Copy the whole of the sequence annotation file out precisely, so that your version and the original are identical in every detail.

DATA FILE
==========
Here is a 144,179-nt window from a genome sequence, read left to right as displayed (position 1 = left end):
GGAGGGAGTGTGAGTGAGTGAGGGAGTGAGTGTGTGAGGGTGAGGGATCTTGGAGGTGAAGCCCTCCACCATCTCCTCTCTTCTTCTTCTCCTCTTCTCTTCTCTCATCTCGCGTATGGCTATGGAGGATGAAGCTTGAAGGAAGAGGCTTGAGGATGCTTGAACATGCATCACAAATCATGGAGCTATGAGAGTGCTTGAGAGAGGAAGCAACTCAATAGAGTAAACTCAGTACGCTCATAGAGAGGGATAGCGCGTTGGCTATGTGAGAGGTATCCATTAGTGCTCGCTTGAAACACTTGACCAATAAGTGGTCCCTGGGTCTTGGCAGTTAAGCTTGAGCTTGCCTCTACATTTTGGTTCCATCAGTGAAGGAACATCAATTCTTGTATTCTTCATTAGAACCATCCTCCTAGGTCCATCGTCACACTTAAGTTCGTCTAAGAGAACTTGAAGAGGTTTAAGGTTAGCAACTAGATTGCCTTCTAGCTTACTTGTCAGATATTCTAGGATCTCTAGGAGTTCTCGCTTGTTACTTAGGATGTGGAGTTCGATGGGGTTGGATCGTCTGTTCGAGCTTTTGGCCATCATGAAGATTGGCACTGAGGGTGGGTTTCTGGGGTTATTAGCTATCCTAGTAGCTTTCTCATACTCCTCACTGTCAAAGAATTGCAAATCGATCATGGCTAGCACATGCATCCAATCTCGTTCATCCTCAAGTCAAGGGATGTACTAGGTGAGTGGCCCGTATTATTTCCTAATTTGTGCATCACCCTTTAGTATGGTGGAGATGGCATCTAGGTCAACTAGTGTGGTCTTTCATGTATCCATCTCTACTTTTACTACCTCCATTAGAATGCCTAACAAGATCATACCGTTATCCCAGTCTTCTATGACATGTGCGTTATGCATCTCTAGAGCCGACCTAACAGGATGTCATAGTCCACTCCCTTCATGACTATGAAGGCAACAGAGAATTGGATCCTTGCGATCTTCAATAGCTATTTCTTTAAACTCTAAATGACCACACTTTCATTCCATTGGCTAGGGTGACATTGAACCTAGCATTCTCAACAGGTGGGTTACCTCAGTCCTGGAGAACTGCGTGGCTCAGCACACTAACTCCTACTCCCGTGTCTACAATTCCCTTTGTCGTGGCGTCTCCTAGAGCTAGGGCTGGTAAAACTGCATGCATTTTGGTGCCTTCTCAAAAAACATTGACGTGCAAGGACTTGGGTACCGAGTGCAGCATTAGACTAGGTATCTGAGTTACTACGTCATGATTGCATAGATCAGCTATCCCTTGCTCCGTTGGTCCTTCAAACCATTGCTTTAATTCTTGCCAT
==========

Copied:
Here is a 144,179-nt window from a genome sequence, read left to right as displayed (position 1 = left end):
GGAGGGAGTGTGAGTGAGTGAGGGAGTGAGTGTGTGAGGGTGAGGGATCTTGGAGGTGAAGCCCTCCACCATCTCCTCTCTTCTTCTTCTCCTCTTCTCTTCTCTCATCTCGCGTATGGCTATGGAGGATGAAGCTTGAAGGAAGAGGCTTGAGGATGCTTGAACATGCATCACAAATCATGGAGCTATGAGAGTGCTTGAGAGAGGAAGCAACTCAATAGAGTAAACTCAGTACGCTCATAGAGAGGGATAGCGCGTTGGCTATGTGAGAGGTATCCATTAGTGCTCGCTTGAAACACTTGACCAATAAGTGGTCCCTGGGTCTTGGCAGTTAAGCTTGAGCTTGCCTCTACATTTTGGTTCCATCAGTGAAGGAACATCAATTCTTGTATTCTTCATTAGAACCATCCTCCTAGGTCCATCGTCACACTTAAGTTCGTCTAAGAGAACTTGAAGAGGTTTAAGGTTAGCAACTAGATTGCCTTCTAGCTTACTTGTCAGATATTCTAGGATCTCTAGGAGTTCTCGCTTGTTACTTAGGATGTGGAGTTCGATGGGGTTGGATCGTCTGTTCGAGCTTTTGGCCATCATGAAGATTGGCACTGAGGGTGGGTTTCTGGGGTTATTAGCTATCCTAGTAGCTTTCTCATACTCCTCACTGTCAAAGAATTGCAAATCGATCATGGCTAGCACATGCATCCAATCTCGTTCATCCTCAAGTCAAGGGATGTACTAGGTGAGTGGCCCGTATTATTTCCTAATTTGTGCATCACCCTTTAGTATGGTGGAGATGGCATCTAGGTCAACTAGTGTGGTCTTTCATGTATCCATCTCTACTTTTACTACCTCCATTAGAATGCCTAACAAGATCATACCGTTATCCCAGTCTTCTATGACATGTGCGTTATGCATCTCTAGAGCCGACCTAACAGGATGTCATAGTCCACTCCCTTCATGACTATGAAGGCAACAGAGAATTGGATCCTTGCGATCTTCAATAGCTATTTCTTTAAACTCTAAATGACCACACTTTCATTCCATTGGCTAGGGTGACATTGAACCTAGCATTCTCAACAGGTGGGTTACCTCAGTCCTGGAGAACTGCGTGGCTCAGCACACTAACTCCTACTCCCGTGTCTACAATTCCCTTTGTCGTGGCGTCTCCTAGAGCTAGGGCTGGTAAAACTGCATGCATTTTGGTGCCTTCTCAAAAAACATTGACGTGCAAGGACTTGGGTACCGAGTGCAGCATTAGACTAGGTATCTGAGTTACTACGTCATGATTGCATAGATCAGCTATCCCTTGCTCCGTTGGTCCTTCAAACCATTGCTTTAATTCTTGCCAT